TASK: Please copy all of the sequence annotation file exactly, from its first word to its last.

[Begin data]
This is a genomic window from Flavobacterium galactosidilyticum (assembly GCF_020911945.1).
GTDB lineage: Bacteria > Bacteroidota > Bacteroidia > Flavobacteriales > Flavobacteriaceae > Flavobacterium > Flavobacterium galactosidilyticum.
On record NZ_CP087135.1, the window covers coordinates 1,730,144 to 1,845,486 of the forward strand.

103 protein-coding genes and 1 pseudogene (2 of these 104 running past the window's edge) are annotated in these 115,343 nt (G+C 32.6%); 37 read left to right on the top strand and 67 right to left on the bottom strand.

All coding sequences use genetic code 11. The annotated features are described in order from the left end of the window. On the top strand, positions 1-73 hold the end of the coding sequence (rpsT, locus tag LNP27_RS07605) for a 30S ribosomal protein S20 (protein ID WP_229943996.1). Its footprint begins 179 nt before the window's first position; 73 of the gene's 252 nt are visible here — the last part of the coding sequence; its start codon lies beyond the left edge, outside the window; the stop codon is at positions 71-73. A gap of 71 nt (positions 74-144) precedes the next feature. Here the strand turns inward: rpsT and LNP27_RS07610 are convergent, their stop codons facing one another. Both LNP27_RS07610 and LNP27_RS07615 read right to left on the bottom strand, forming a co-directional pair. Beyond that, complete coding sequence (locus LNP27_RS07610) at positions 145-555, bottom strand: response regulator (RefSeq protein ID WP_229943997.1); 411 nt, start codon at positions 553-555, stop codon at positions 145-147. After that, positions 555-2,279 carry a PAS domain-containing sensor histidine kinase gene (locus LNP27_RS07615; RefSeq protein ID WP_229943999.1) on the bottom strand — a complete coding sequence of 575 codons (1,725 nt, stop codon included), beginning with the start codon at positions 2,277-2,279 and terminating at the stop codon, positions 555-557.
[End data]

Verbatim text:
This is a genomic window from Flavobacterium galactosidilyticum (assembly GCF_020911945.1).
GTDB lineage: Bacteria > Bacteroidota > Bacteroidia > Flavobacteriales > Flavobacteriaceae > Flavobacterium > Flavobacterium galactosidilyticum.
On record NZ_CP087135.1, the window covers coordinates 1,730,144 to 1,845,486 of the forward strand.

103 protein-coding genes and 1 pseudogene (2 of these 104 running past the window's edge) are annotated in these 115,343 nt (G+C 32.6%); 37 read left to right on the top strand and 67 right to left on the bottom strand.

All coding sequences use genetic code 11. The annotated features are described in order from the left end of the window. On the top strand, positions 1-73 hold the end of the coding sequence (rpsT, locus tag LNP27_RS07605) for a 30S ribosomal protein S20 (protein ID WP_229943996.1). Its footprint begins 179 nt before the window's first position; 73 of the gene's 252 nt are visible here — the last part of the coding sequence; its start codon lies beyond the left edge, outside the window; the stop codon is at positions 71-73. A gap of 71 nt (positions 74-144) precedes the next feature. Here the strand turns inward: rpsT and LNP27_RS07610 are convergent, their stop codons facing one another. Both LNP27_RS07610 and LNP27_RS07615 read right to left on the bottom strand, forming a co-directional pair. Beyond that, complete coding sequence (locus LNP27_RS07610) at positions 145-555, bottom strand: response regulator (RefSeq protein ID WP_229943997.1); 411 nt, start codon at positions 553-555, stop codon at positions 145-147. After that, positions 555-2,279 carry a PAS domain-containing sensor histidine kinase gene (locus LNP27_RS07615; RefSeq protein ID WP_229943999.1) on the bottom strand — a complete coding sequence of 575 codons (1,725 nt, stop codon included), beginning with the start codon at positions 2,277-2,279 and terminating at the stop codon, positions 555-557.